Value for money, Dianthus, Garden Pinks looking terrific planted in our back garden and in containers in the courtyard.
Garden pinks in our garden
I can think of no better alternative to Summer bedding plants than garden pinks. These planted in the wooden containers I ordered last year.
The small sturdy plug plants arrived in early May, I potted them up into 9 cm pots and six weeks later they were ready to plant in the containers.
To my surprise, they bloomed in the first year. However, this year they have been sensational. The first blooms of the red one (Passion) actually had their first flowers in late Winter. They were all in full bloom by mid-June.
I will share with you the mail order company who supplied me with these sensational Dianthus. They are reasonably priced, and they have a selection which I am sure will please you.
Mind you, it’s not a case of plant and forget, I will let you know how to care for your garden pinks. They are available in three sizes, 10 – 19 cm– 19 – 29 cm and 30 – 50 cm, for me the middle size is best for containers and the borders.
Plant details for garden pinks
In the picture below, you can see the garden pinks planted in the border. As you can see, I could have been more adventurous with the colour selection. I will sort that out for next year.
Flowers and leaves
Garden pinks are hardy perennials and can flower for most of the Summer, very often showing early blooms in the Spring if the Winter has been mild.
The flowers come in a wide range of colours, pale pink, deep pink, white, red, lilac and bi coloured. Makes you wonder why Dianthus are known as garden pinks, Well, apparently it’s all to do with the flowers having a serrated edge making them look as if they had been snipped along the top with pinking shears.
The flowers on many of these plants are highly scented, sort of clove like.
Most have grey foliage, which can look good even when not in bloom, some of them have green foliage like the red one in our garden.
Fully hardy in UK
They come in a wide range from 10 cm to 50 cm
So pleased am I with these garden pinks I feel obliged to let you know where I purchased them from
Whetman garden plants they have a fabulous selection, very reasonably priced. I would recommend Plug plants for delivery in Spring, they will bloom in the first year.
Soil and position
Soil is best if it is neutral or on the alkaline side. For pots, a good quality general garden compost mixed with about 30% of John Iness No. 3. Also add some grit through the compost, plant and top dress with grit. Dianthus just love free draining.
Pinks just love the sunshine, but will also do pretty well in a partially shaded position.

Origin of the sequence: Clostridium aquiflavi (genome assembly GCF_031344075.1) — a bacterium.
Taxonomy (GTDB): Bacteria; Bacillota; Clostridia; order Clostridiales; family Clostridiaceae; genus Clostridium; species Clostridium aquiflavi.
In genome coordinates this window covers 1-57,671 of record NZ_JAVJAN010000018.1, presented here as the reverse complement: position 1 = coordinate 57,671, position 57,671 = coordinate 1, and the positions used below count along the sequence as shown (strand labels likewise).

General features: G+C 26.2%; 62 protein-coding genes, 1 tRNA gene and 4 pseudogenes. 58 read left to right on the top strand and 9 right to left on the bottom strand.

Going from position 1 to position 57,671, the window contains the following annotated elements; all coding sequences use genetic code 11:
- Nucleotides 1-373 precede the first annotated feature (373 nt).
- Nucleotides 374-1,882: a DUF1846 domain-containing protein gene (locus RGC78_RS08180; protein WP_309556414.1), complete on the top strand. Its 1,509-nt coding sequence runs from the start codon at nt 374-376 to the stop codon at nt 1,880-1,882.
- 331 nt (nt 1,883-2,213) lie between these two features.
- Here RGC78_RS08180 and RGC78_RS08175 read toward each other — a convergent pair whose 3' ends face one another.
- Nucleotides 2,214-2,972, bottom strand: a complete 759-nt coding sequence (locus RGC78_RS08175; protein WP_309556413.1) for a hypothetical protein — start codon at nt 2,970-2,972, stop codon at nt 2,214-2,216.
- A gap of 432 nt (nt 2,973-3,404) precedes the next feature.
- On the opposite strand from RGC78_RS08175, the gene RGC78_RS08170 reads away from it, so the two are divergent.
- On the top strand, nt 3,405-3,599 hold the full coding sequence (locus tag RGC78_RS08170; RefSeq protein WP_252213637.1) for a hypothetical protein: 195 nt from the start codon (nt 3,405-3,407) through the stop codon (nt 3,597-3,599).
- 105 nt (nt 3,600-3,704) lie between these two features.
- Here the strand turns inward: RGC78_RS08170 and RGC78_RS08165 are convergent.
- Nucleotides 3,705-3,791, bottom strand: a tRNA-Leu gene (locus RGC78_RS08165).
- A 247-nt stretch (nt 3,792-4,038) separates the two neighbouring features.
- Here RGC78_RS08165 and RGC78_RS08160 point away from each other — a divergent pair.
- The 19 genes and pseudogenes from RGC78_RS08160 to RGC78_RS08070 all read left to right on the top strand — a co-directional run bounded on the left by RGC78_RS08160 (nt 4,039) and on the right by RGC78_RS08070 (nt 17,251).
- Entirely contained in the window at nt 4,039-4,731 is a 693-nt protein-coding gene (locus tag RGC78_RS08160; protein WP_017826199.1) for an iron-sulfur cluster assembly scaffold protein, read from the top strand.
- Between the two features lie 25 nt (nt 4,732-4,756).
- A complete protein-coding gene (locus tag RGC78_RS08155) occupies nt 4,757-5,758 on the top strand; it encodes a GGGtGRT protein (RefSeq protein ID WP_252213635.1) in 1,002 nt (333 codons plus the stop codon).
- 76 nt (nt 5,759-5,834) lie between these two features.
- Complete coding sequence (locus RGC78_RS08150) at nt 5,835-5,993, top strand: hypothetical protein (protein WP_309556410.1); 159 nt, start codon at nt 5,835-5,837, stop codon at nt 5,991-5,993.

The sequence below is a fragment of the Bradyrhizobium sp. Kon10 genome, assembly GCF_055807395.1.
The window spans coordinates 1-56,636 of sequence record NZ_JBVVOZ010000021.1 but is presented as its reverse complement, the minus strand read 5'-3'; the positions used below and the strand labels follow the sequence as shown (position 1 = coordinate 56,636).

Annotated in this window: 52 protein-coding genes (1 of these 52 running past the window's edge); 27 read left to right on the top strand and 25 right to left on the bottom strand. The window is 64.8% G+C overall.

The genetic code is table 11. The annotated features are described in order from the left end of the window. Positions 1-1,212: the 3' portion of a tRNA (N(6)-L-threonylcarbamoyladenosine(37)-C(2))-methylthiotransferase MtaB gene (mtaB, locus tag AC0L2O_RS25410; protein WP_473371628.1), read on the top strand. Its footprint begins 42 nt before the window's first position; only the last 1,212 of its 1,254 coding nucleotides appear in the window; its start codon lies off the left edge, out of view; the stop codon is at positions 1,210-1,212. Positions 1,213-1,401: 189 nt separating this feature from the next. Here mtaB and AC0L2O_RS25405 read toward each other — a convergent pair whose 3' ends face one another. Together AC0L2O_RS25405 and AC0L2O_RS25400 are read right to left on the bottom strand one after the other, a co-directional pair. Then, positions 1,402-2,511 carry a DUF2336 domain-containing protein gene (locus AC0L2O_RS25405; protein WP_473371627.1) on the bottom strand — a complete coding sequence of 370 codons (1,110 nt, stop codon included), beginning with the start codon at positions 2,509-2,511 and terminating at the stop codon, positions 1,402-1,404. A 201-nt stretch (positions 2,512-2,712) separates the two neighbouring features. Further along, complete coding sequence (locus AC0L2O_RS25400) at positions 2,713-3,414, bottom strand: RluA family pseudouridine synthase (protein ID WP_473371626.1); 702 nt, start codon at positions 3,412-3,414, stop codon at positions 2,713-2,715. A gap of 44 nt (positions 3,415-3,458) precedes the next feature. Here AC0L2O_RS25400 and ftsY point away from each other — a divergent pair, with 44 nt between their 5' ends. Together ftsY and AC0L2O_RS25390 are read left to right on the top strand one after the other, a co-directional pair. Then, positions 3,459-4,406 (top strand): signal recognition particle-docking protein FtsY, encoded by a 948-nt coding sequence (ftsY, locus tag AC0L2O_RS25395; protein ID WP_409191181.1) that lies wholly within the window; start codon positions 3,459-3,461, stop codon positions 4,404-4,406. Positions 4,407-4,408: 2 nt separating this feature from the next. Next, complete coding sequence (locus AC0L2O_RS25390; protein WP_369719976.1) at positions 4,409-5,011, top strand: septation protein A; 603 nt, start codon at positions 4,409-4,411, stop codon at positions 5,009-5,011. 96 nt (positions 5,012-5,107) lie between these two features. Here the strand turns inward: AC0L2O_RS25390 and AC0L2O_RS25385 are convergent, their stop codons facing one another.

Let’s start with pruning. Each flowering stem carries quite a few blooms, as each flower dies, nip off the dead bloom. When the last bloom on that stem is over with, prune the stem down to just above a lower leaf joint. Carry out this procedure with the whole plant, and you will soon have new buds appearing.
Although Dianthus dislike soggy ground, they will require watering in the Summer to make sure they do not dry out completely.
Feeding every two weeks in Summer will help with the continuous formation of flower buds. Use a high potash liquid feed, I am a great fan of Richard Jacksons Flower Power available on QVC.
Pinks are generally seen as one of the easiest plants to root from cuttings.
In late Spring or early summer take cuttings of non-flowering stems, cut just below a leaf joint and pop several of them around the edge of a small plant pot, garden compost will be fine. Water and place in a reasonably shady spot. Make sure they don’t dry out, but keep them just moist.
Check in about six weeks time and pot up individually if they have rooted. Plant out in permanent position in October if they look strong enough. Otherwise, wait until next Spring.
Preparing for Winter
We will refer to this as the main pruning. Around about late September, it’s time to tidy up your plants for Winter. Cut the plants back to make a low round mound as you would do with Lavender.
If you leave them too tall, they will get woody. Dianthus are not the longest living perennials, but with good care they could last six years. Another bonus of having this highly scented long flowering perennials is, they make attractive ground cover for the Winter.
Since our early twenties, we have had four gardens, they all had a house to provide shelter. The first one was in the pre digital camera days, so no pics to show of it. Here in Fife where we now are we had to create a garden from scratch. I am very pleased with it, and It’s not too big for us old timers.
Our Aberdeen garden was almost a blank canvas, with a vegetable plot and garden with narrow borders. Two months before leaving Aberdeen, I decided to take a video of the back garden, it’s on the shaky side but not so bad if you go full screen. If you would like to take a look, I have placed a link below. It makes us feel a little melancholy, but glad we live in a time when we can have these reminders.